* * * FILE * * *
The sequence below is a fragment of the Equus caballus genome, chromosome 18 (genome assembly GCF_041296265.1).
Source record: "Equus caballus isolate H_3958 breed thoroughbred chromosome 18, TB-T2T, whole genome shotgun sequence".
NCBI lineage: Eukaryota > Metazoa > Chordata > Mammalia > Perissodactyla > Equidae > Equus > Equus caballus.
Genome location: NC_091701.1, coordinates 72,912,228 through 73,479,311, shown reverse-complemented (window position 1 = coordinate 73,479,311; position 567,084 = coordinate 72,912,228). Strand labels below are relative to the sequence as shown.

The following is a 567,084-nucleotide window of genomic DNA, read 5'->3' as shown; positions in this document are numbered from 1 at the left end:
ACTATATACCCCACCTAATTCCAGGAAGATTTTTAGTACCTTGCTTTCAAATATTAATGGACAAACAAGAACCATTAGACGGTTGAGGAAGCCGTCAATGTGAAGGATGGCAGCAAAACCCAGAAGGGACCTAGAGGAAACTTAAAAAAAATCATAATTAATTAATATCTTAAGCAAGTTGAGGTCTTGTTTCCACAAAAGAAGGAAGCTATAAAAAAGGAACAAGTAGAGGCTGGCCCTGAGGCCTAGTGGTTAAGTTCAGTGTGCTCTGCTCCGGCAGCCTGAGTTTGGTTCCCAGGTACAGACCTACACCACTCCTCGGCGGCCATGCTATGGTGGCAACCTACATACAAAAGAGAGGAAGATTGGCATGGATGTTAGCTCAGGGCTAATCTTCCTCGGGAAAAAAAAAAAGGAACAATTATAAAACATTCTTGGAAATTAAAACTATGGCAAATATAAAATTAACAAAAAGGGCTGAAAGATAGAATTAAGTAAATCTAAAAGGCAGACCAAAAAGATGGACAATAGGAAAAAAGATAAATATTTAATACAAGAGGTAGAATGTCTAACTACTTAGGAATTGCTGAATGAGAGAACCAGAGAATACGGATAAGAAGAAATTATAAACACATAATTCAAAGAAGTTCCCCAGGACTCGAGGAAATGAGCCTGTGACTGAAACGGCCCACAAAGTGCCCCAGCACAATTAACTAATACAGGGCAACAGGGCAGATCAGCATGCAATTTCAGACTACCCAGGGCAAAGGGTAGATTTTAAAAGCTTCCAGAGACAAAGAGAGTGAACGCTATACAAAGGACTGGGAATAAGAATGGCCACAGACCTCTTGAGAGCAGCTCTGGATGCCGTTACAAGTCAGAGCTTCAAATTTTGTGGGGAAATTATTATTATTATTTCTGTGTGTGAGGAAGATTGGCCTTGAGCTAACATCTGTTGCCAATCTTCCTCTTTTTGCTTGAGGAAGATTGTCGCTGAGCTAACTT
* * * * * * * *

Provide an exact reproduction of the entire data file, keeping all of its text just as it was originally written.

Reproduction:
The sequence below is a fragment of the Equus caballus genome, chromosome 18 (genome assembly GCF_041296265.1).
Source record: "Equus caballus isolate H_3958 breed thoroughbred chromosome 18, TB-T2T, whole genome shotgun sequence".
NCBI lineage: Eukaryota > Metazoa > Chordata > Mammalia > Perissodactyla > Equidae > Equus > Equus caballus.
Genome location: NC_091701.1, coordinates 72,912,228 through 73,479,311, shown reverse-complemented (window position 1 = coordinate 73,479,311; position 567,084 = coordinate 72,912,228). Strand labels below are relative to the sequence as shown.

The following is a 567,084-nucleotide window of genomic DNA, read 5'->3' as shown; positions in this document are numbered from 1 at the left end:
ACTATATACCCCACCTAATTCCAGGAAGATTTTTAGTACCTTGCTTTCAAATATTAATGGACAAACAAGAACCATTAGACGGTTGAGGAAGCCGTCAATGTGAAGGATGGCAGCAAAACCCAGAAGGGACCTAGAGGAAACTTAAAAAAAATCATAATTAATTAATATCTTAAGCAAGTTGAGGTCTTGTTTCCACAAAAGAAGGAAGCTATAAAAAAGGAACAAGTAGAGGCTGGCCCTGAGGCCTAGTGGTTAAGTTCAGTGTGCTCTGCTCCGGCAGCCTGAGTTTGGTTCCCAGGTACAGACCTACACCACTCCTCGGCGGCCATGCTATGGTGGCAACCTACATACAAAAGAGAGGAAGATTGGCATGGATGTTAGCTCAGGGCTAATCTTCCTCGGGAAAAAAAAAAAGGAACAATTATAAAACATTCTTGGAAATTAAAACTATGGCAAATATAAAATTAACAAAAAGGGCTGAAAGATAGAATTAAGTAAATCTAAAAGGCAGACCAAAAAGATGGACAATAGGAAAAAAGATAAATATTTAATACAAGAGGTAGAATGTCTAACTACTTAGGAATTGCTGAATGAGAGAACCAGAGAATACGGATAAGAAGAAATTATAAACACATAATTCAAAGAAGTTCCCCAGGACTCGAGGAAATGAGCCTGTGACTGAAACGGCCCACAAAGTGCCCCAGCACAATTAACTAATACAGGGCAACAGGGCAGATCAGCATGCAATTTCAGACTACCCAGGGCAAAGGGTAGATTTTAAAAGCTTCCAGAGACAAAGAGAGTGAACGCTATACAAAGGACTGGGAATAAGAATGGCCACAGACCTCTTGAGAGCAGCTCTGGATGCCGTTACAAGTCAGAGCTTCAAATTTTGTGGGGAAATTATTATTATTATTTCTGTGTGTGAGGAAGATTGGCCTTGAGCTAACATCTGTTGCCAATCTTCCTCTTTTTGCTTGAGGAAGATTGTCGCTGAGCTAACTT